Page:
By Susan F. Wood, PhD

 Two things appear to be major bones of contention in determining the final version of what is now named the “FDA Revitalization Act of 2007″ (FDARA).  And they both related to public transparency and public accountability. 

The first is the limitation of financial conflicts of interest by FDA Advisory Committee members.  The House has adopted language that limits  the ability of FDA to grant waivers to members of Advisory Committees (AC) who have financial conflicts to only 1 waiver per meeting of a committee.  This was identical to an amendment offered on the Senate floor by Senator Durbin, which was defeated on a tie vote 47-47.  Interestingly, Sen. Spector has since written a letter stating that his vote was mis-counted – he had intended to vote in favor of the amendment.  Thus the amendment should have passed on a vote of 48-46.  So you would think there would be strong agreement to include strong restrictions on financial conflicts of interest for AC members.

But apparently not so.  Concerns have been floated about how this would limit access to qualified AC members, or that in some circumstances there are only a few experts in a particular field and these individuals have needed expertise but have financial conflicts.

A few days ago a group of notable scientists and physicians wrote a letter to Senators Kennedy and Dodd, who both voted against the conflict of interest amendment.

From their letter:

According to its January 2007 report to Congress, the FDA granted waivers to 24 percent of the 928 members of its 47 advisory committees that met during the 14-month period November 10, 2005 through January 4, 2007.
 
Allowing conflicted members of an advisory committee to vote can have serious public health consequences. For example, in early 2005 a FDA advisory committee reviewed the safety of COX-2 inhibitors and concluded that all three of these drugs, including Vioxx, were safe enough to keep on the market. Ten of 32 scientists on that panel had financial ties to manufacturers of the drugs. Had their votes been eliminated, two of the three drugs in that class would have ben voted down by the panel. (Vioxx was, of course, voluntarily withdrawn from the market by Merck in September 2004 because of safety concerns).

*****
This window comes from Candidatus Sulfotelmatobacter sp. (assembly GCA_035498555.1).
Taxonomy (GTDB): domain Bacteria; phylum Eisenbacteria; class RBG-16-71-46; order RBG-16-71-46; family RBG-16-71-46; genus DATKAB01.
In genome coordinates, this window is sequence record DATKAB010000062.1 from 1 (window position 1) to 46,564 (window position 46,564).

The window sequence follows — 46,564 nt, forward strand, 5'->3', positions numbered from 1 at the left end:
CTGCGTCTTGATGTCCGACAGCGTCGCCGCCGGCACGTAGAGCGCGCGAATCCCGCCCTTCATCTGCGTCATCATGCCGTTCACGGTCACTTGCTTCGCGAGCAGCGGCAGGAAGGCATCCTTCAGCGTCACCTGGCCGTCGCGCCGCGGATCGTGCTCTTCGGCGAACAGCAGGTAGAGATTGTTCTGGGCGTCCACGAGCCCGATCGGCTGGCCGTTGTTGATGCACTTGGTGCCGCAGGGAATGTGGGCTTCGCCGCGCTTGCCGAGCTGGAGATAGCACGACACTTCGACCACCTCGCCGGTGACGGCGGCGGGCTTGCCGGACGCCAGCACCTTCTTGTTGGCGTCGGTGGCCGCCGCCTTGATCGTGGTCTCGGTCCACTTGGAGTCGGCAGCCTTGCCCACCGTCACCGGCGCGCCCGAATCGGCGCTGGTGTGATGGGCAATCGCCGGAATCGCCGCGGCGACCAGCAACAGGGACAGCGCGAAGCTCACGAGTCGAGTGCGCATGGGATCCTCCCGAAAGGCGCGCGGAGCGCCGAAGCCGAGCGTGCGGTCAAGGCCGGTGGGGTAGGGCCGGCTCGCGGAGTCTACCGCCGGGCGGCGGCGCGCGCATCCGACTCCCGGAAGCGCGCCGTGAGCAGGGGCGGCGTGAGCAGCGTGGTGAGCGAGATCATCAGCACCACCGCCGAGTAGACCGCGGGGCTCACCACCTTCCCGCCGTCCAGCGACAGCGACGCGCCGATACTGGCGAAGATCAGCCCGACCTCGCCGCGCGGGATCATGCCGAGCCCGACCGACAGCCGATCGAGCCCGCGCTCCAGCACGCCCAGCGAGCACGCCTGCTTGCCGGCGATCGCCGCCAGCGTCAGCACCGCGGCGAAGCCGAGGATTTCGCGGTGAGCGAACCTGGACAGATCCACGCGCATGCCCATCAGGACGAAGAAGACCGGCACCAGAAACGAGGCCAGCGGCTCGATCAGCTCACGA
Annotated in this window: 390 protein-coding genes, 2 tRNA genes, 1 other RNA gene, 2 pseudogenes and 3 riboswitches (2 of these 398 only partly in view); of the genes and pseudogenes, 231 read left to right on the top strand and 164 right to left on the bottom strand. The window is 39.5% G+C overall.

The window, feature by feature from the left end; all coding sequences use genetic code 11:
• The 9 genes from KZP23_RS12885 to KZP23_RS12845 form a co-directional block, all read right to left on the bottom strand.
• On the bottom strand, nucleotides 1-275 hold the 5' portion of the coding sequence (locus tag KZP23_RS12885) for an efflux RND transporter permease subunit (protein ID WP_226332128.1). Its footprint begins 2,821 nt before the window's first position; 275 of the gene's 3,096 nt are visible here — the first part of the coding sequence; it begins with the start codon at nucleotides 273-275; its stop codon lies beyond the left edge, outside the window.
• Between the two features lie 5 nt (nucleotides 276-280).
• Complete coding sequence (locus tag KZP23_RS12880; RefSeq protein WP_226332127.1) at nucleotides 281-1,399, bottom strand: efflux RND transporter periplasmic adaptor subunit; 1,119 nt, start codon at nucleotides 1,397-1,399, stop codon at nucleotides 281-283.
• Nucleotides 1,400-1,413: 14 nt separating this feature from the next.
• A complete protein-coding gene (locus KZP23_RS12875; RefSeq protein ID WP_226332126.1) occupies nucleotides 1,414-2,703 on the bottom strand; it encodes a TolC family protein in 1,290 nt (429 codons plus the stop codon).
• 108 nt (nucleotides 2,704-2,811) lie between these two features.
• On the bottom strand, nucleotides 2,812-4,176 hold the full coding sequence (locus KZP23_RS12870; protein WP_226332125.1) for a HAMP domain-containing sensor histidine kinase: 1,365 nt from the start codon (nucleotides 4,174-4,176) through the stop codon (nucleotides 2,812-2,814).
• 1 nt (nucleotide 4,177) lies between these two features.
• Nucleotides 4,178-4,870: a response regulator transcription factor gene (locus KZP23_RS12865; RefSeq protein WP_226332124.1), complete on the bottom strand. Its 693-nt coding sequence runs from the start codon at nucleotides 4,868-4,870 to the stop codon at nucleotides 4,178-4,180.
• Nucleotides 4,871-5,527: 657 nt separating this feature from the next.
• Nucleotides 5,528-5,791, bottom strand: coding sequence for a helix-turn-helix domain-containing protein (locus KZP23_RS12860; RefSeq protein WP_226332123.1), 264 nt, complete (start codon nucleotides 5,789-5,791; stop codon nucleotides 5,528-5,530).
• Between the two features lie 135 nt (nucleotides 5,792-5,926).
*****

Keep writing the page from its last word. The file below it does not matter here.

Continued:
It is possible to find unconflicted experts. The FDA could choose its committee members from among the 123,000 faculty at the 125 medical schools in the United States and public health experts at other federal agencies such as the National Institutes of Health (“NIH”), the Centers for Disease Control, and the Veterans Administration. The NIH’s Office of Medical Applications of Research and the Agency for Healthcare Research and Quality’s U.S. Preventive Services Task Force bar any conflicted scientists from serving on the panels that developconsensus statements on the implications of clinical trial evidence. The Center for Evidence-Based Policy at Oregon Health Sciences University bars any conflicted expert from its analysis of clinical trial evidence to determine what drugs, biologics, and devices provide the best medical outcomes; this evidence is then turned over to states for use in establishing what Medicaid will pay for, among other uses.

The second issue is regarding the establishment of a clinical trials results database.  The idea behind this is that not only should ongoing studies be registered (as in clinicaltrials.gov) so that patients can find them and potential participate, but that the public should have access to the information and data that is generated from these studies.